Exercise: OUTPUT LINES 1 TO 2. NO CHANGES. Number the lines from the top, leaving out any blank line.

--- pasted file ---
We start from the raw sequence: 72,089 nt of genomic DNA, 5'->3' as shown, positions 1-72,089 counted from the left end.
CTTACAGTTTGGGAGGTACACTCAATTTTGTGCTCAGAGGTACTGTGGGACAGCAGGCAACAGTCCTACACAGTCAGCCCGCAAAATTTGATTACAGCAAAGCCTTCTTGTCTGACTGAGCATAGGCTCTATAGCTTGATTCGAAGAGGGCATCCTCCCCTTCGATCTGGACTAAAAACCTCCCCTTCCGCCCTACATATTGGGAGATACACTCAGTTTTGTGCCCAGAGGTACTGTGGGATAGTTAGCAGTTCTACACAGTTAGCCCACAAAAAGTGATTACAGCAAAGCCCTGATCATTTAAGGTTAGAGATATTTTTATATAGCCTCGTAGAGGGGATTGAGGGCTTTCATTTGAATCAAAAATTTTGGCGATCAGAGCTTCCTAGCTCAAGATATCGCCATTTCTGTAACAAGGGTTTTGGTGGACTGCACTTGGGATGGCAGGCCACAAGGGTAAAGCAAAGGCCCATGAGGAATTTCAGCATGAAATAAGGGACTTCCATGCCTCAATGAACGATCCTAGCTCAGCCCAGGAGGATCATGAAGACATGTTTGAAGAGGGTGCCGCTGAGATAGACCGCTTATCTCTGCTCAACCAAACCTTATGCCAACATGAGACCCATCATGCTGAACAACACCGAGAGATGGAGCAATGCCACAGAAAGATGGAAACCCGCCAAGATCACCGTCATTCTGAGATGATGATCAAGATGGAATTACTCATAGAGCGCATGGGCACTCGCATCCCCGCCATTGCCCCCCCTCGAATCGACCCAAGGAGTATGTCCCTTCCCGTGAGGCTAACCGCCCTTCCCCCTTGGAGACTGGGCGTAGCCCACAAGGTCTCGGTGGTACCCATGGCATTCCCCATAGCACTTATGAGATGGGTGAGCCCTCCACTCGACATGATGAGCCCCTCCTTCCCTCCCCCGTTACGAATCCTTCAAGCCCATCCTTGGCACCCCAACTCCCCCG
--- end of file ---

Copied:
We start from the raw sequence: 72,089 nt of genomic DNA, 5'->3' as shown, positions 1-72,089 counted from the left end.
CTTACAGTTTGGGAGGTACACTCAATTTTGTGCTCAGAGGTACTGTGGGACAGCAGGCAACAGTCCTACACAGTCAGCCCGCAAAATTTGATTACAGCAAAGCCTTCTTGTCTGACTGAGCATAGGCTCTATAGCTTGATTCGAAGAGGGCATCCTCCCCTTCGATCTGGACTAAAAACCTCCCCTTCCGCCCTACATATTGGGAGATACACTCAGTTTTGTGCCCAGAGGTACTGTGGGATAGTTAGCAGTTCTACACAGTTAGCCCACAAAAAGTGATTACAGCAAAGCCCTGATCATTTAAGGTTAGAGATATTTTTATATAGCCTCGTAGAGGGGATTGAGGGCTTTCATTTGAATCAAAAATTTTGGCGATCAGAGCTTCCTAGCTCAAGATATCGCCATTTCTGTAACAAGGGTTTTGGTGGACTGCACTTGGGATGGCAGGCCACAAGGGTAAAGCAAAGGCCCATGAGGAATTTCAGCATGAAATAAGGGACTTCCATGCCTCAATGAACGATCCTAGCTCAGCCCAGGAGGATCATGAAGACATGTTTGAAGAGGGTGCCGCTGAGATAGACCGCTTATCTCTGCTCAACCAAACCTTATGCCAACATGAGACCCATCATGCTGAACAACACCGAGAGATGGAGCAATGCCACAGAAAGATGGAAACCCGCCAAGATCACCGTCATTCTGAGATGATGATCAAGATGGAATTACTCATAGAGCGCATGGGCACTCGCATCCCCGCCATTGCCCCCCCTCGAATCGACCCAAGGAGTATGTCCCTTCCCGTGAGGCTAACCGCCCTTCCCCCTTGGAGACTGGGCGTAGCCCACAAGGTCTCGGTGGTACCCATGGCATTCCCCATAGCACTTATGAGATGGGTGAGCCCTCCACTCGACATGATGAGCCCCTCCTTCCCTCCCCCGTTACGAATCCTTCAAGCCCATCCTTGGCACCCCAACTCCCCCG